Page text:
The key driving forces of his narrative are the growing lead and control exerted by western Europe and North America over the rest of the world, but equally the absorption of western ideas and technologies by non-western peoples who grafted them onto their own traditions and developed them to service their own purposes. His story is not of a diffusion of western know-how, so much as a history of connections and processes which interacted and fed on each other. Part Two covers the period from , when monarchs, aristocracies and priests are precariously back in the saddle until the great rebellions of the mid-century-the revolutions in Europe, the Taiping rebellion in China of in which up to 20 million people lost their lives; the sepoy rebellion against the East India company, and the civil war in the United States from All of these were global events, with worldwide causes and repercussions. As has been recorded by other historians, northern victory in the American civil war brought the modern Anglo-sphere closer together through the affirmation of theUnited Statesdemocracy, the hastening of the Canadian confederation in , the emergence of a democratic New Zealand polity and the expansion of the vote in the United Kingdom in
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The key driving forces of his narrative are the growing lead and control exerted by western Europe and North America over the rest of the world, but equally the absorption of western ideas and technologies by non-western peoples who grafted them onto their own traditions and developed them to service their own purposes.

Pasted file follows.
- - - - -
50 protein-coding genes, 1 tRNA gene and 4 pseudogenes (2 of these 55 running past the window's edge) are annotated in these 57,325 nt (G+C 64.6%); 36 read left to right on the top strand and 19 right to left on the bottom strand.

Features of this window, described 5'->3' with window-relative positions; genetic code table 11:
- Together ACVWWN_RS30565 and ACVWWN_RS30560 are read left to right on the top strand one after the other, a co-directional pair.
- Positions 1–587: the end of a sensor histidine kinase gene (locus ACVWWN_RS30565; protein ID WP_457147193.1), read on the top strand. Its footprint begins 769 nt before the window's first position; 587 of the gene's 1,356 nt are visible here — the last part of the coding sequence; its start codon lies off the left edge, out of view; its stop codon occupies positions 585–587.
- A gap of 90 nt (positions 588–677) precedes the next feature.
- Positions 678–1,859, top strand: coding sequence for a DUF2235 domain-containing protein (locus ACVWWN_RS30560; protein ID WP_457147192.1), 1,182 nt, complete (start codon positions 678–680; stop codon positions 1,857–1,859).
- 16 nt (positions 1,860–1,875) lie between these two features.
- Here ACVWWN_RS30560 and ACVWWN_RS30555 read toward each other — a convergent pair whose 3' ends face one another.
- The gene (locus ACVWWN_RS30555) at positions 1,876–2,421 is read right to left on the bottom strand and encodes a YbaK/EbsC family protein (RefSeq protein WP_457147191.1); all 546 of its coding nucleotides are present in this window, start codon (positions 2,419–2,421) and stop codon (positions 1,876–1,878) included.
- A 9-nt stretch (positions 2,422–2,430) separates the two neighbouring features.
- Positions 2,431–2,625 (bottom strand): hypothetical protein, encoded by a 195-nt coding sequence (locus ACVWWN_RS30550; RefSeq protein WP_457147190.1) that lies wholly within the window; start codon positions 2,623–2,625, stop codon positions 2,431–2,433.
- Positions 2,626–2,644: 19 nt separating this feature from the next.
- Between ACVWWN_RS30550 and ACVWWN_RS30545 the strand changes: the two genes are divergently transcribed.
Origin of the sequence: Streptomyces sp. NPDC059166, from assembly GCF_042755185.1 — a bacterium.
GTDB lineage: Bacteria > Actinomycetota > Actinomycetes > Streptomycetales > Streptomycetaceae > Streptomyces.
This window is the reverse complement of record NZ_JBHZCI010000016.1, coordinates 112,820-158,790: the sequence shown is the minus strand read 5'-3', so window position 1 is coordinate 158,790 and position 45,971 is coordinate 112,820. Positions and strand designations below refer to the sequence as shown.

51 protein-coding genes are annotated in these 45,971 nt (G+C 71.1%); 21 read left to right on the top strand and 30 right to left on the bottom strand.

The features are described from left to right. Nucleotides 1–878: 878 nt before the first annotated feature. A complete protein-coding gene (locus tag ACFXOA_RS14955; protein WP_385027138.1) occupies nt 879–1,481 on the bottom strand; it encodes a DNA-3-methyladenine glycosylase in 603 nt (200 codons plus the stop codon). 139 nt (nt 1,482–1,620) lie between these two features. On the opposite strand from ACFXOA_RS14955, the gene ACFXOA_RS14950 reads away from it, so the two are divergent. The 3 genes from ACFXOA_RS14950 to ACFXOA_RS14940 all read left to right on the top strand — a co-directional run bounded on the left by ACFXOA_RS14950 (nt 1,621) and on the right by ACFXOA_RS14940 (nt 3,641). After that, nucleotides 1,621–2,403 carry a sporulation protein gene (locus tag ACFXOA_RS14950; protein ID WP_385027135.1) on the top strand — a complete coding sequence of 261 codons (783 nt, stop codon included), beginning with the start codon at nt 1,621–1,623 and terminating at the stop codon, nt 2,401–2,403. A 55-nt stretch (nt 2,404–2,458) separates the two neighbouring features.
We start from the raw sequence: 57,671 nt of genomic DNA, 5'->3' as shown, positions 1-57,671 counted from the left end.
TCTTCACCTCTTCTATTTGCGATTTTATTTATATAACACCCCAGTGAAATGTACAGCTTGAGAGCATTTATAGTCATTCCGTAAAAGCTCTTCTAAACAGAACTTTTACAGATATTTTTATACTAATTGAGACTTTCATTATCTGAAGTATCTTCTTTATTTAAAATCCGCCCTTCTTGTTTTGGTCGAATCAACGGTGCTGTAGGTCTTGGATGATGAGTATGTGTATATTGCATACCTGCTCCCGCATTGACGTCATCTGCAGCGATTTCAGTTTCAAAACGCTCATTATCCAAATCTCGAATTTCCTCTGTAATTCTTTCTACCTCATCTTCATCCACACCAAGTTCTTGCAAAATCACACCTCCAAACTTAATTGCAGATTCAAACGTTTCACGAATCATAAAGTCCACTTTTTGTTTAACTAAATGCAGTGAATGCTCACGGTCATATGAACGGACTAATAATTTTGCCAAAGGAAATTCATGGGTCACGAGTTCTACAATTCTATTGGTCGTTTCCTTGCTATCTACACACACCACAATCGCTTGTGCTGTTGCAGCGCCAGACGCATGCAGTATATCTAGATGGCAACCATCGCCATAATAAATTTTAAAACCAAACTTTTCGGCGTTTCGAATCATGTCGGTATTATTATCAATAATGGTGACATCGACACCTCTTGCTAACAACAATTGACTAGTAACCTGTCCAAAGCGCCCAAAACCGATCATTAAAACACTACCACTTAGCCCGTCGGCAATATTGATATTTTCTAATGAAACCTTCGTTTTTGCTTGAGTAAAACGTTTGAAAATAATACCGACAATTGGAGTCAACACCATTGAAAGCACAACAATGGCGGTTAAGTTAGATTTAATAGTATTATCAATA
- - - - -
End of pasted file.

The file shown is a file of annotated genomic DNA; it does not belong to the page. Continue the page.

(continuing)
His story is not of a diffusion of western know-how, so much as a history of connections and processes which interacted and fed on each other. Part Two covers the period from , when monarchs, aristocracies and priests are precariously back in the saddle until the great rebellions of the mid-century-the revolutions in Europe, the Taiping rebellion in China of in which up to 20 million people lost their lives; the sepoy rebellion against the East India company, and the civil war in the United States from All of these were global events, with worldwide causes and repercussions.
As has been recorded by other historians, northern victory in the American civil war brought the modern Anglo-sphere closer together through the affirmation of theUnited Statesdemocracy, the hastening of the Canadian confederation in , the emergence of a democratic New Zealand polity and the expansion of the vote in the United Kingdom in Part Three discusses states and society in the age of imperialisms. This is the imperial period when the European states expanded with renewed energies into the rest of the world, but on a shoestring.
But it was backed by an overwhelming lead in organisational and scientific capacities, and underpinned by a confidence in the righteousness of European ideas and religions, however much these were in conflict with each other, or incoherent within their own terms of reference.
However right or false they may have been, they were often as not believed in with conviction by their champions. One chapter deals with the impact of greater competition among world religions, initiated by Christian evangelicalism, and that prompted their leaders to start the arduous task of codification and centralisation.